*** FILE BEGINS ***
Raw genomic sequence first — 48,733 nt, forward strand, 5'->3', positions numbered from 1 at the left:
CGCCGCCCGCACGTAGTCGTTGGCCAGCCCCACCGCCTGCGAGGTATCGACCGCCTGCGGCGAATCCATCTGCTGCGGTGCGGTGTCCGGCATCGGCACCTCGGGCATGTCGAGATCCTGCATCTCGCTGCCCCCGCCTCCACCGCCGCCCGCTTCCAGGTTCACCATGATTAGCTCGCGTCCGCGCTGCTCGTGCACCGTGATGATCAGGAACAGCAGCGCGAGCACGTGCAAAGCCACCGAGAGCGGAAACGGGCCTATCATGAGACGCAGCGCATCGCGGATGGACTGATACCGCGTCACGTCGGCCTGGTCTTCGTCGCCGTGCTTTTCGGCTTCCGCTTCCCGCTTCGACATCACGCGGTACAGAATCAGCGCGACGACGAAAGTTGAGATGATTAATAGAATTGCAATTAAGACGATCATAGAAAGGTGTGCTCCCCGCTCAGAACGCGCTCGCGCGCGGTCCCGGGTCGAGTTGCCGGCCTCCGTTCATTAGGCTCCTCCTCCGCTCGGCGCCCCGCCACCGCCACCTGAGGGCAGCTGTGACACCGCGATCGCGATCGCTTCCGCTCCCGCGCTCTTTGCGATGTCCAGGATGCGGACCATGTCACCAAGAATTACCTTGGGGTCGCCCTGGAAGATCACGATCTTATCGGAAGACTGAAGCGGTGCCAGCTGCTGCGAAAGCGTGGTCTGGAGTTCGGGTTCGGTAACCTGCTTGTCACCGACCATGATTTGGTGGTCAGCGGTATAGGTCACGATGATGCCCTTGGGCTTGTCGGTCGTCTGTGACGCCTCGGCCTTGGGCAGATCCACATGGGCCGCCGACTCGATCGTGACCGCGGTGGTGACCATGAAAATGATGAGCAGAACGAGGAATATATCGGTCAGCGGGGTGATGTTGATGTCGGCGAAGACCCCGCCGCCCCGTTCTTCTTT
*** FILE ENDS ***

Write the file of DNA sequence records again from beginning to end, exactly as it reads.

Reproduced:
Raw genomic sequence first — 48,733 nt, forward strand, 5'->3', positions numbered from 1 at the left:
CGCCGCCCGCACGTAGTCGTTGGCCAGCCCCACCGCCTGCGAGGTATCGACCGCCTGCGGCGAATCCATCTGCTGCGGTGCGGTGTCCGGCATCGGCACCTCGGGCATGTCGAGATCCTGCATCTCGCTGCCCCCGCCTCCACCGCCGCCCGCTTCCAGGTTCACCATGATTAGCTCGCGTCCGCGCTGCTCGTGCACCGTGATGATCAGGAACAGCAGCGCGAGCACGTGCAAAGCCACCGAGAGCGGAAACGGGCCTATCATGAGACGCAGCGCATCGCGGATGGACTGATACCGCGTCACGTCGGCCTGGTCTTCGTCGCCGTGCTTTTCGGCTTCCGCTTCCCGCTTCGACATCACGCGGTACAGAATCAGCGCGACGACGAAAGTTGAGATGATTAATAGAATTGCAATTAAGACGATCATAGAAAGGTGTGCTCCCCGCTCAGAACGCGCTCGCGCGCGGTCCCGGGTCGAGTTGCCGGCCTCCGTTCATTAGGCTCCTCCTCCGCTCGGCGCCCCGCCACCGCCACCTGAGGGCAGCTGTGACACCGCGATCGCGATCGCTTCCGCTCCCGCGCTCTTTGCGATGTCCAGGATGCGGACCATGTCACCAAGAATTACCTTGGGGTCGCCCTGGAAGATCACGATCTTATCGGAAGACTGAAGCGGTGCCAGCTGCTGCGAAAGCGTGGTCTGGAGTTCGGGTTCGGTAACCTGCTTGTCACCGACCATGATTTGGTGGTCAGCGGTATAGGTCACGATGATGCCCTTGGGCTTGTCGGTCGTCTGTGACGCCTCGGCCTTGGGCAGATCCACATGGGCCGCCGACTCGATCGTGACCGCGGTGGTGACCATGAAAATGATGAGCAGAACGAGGAATATATCGGTCAGCGGGGTGATGTTGATGTCGGCGAAGACCCCGCCGCCCCGTTCTTCTTT